Lutterworth College

Lutterworth College

Lutterworth College Twitter Lutterworth College Facebook Lutterworth College
 Youtube Lutterworth College
 Instagram
Life at Lutterworth College Life at Lutterworth College Life at Lutterworth College Life at Lutterworth College

Year 7 Catch up Premium

Context and funding

The literacy and numeracy catch-up premium was introduced by the Government in January 2013.  It provides schools with additional funding to support Year 7 students at the College who did not achieve the level expected for their age in reading and/or maths by the end of Year 6 (Key Stage 2).  It is paid to schools to rapidly raise levels of achievement for these students in their reading and/or maths whilst they are in Year 7The premium is allocated to schools and it is for schools to decide how it is spent, since they are best placed to assess what additional provision should be made for individual students in their care. Lutterworth College uses the funding to support the needs of the identified students, by ensuring that it impacts on their progress in literacy and numeracy. Further details regarding how this money was utilised is provided below.

Funding received:

  • Total funding in 2015/16 £5,500

  • Total funding in 2016/17 £5,500

6 students did not achieve the expected level in Maths by the end of Year 6

6 students did not achieve the expected level in Reading by the end of Year 6

5 students did not achieve the expected level in Reading and Maths by the end of Year 6

Vision, strategies and expenditure  

At Lutterworth College we have one main objective which underpins the allocation of this funding: to provide additional educational support to improve student progress in literacy and/ or numeracy and improve the life chances for students who are eligible for this additional funding.

We regularly monitor the progress of those students eligible for funding to ensure that it is having the required impact.

To achieve our main objective and improve progress for these identified students in their maths and/reading we have implemented a variety of intervention strategies.  This is done on an individual student basis, these strategies and their impact is reviewed regularly throughout the academic year. If we feel that an intervention is not having the desired impact or if the needs of the individual learner changes, we will adapt the way in which we support that student to maintain progress.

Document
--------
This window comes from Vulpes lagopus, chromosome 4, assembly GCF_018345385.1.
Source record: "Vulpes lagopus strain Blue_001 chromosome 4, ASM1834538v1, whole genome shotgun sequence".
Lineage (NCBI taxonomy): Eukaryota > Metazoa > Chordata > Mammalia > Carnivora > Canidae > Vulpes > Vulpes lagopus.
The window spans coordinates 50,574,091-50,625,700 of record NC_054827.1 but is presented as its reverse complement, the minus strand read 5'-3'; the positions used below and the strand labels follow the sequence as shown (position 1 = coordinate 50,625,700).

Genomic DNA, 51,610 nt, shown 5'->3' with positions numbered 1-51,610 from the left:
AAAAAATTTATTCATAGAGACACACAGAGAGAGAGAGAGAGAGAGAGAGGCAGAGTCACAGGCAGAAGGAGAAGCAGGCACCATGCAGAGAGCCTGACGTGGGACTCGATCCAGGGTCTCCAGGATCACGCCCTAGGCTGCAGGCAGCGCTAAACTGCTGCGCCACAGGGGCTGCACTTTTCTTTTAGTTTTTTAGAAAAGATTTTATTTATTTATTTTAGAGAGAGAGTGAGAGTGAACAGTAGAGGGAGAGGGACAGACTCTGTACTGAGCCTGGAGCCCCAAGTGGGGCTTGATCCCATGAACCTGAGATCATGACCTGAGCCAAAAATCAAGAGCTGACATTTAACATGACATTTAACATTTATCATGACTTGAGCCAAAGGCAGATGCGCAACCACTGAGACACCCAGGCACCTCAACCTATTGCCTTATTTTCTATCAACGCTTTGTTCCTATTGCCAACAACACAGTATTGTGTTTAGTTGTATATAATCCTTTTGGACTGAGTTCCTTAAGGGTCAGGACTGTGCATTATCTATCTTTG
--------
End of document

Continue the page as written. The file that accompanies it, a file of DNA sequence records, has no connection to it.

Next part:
Expenditure 2015/16

Some of the strategies we use are outlined below and the figure in brackets is the amount that was spent in the 2015-16 academic year on each strategy:

1) Higher Level Teaching Assistant led intensive one to one teaching sessions for targeted year 7 students during a two-week period of the summer break.  This culminated in a three day summer school, which focused on students applying their reading and maths skills to solves a challenge set for them. (£1500)

2) A member of the Senior Leadership Team responsible for the Year 7 Literacy and Numeracy catch-up premium and the Data Leader, organise and present student-level data to ensure eligible students are subsumed within the school’s academic tracking and monitoring procedures ensuring additional focus and intervention where necessary. (£????)

3) Purchase of the site licence for Units of Sound to use with targeted students.  Responsibility for this sitting with a senior member of staff in the English Faculty.  Students having regular 20 minute sessions using this software as part of their English lessons. (£????)

4) To cover the cost of an additional teacher and Higher Level Teaching Assistant working doing small group teaching with targeted students who were withdrawn from Modern Foreign Languages lessons to focus on their maths and literacy. 

5) The Head of Maths and Head of English are informed of the eligible students and they monitor and work closely with their departments to track progress and ensure students make the expected progress and catch-up with their peers by the end of year 7. (£????)

6) Additional age and stage appropriate resources are purchased as required and consumables such as photocopying ensure students have access to suitable, personalised, learning materials. (£500)

Impact of strategies - cohort 2015-16

In literacy 50% of eligible students were in-line with expected progress for all students of their age group, by the end of Year 7.

In numeracy 67% of eligible students were in-line with expected progress for all students of their age group, by the end of Year 7.

Proposed Expenditure 2016-17

Whilst we are clear about the impact and relative success of the above strategies and therefore will continue to support them using our 2016-17 funding, there are other strategies that we are exploring currently. In addition to these we have purchased the Accelerated Reader programme to further support the literacy of this group of students.  This totals approximately £???? of our funding allocation, the remainder of which will be allocated in the coming weeks. The first reporting window at the start of the Spring Term will allow a review of the impact of the strategies and ensure any refinement takes place.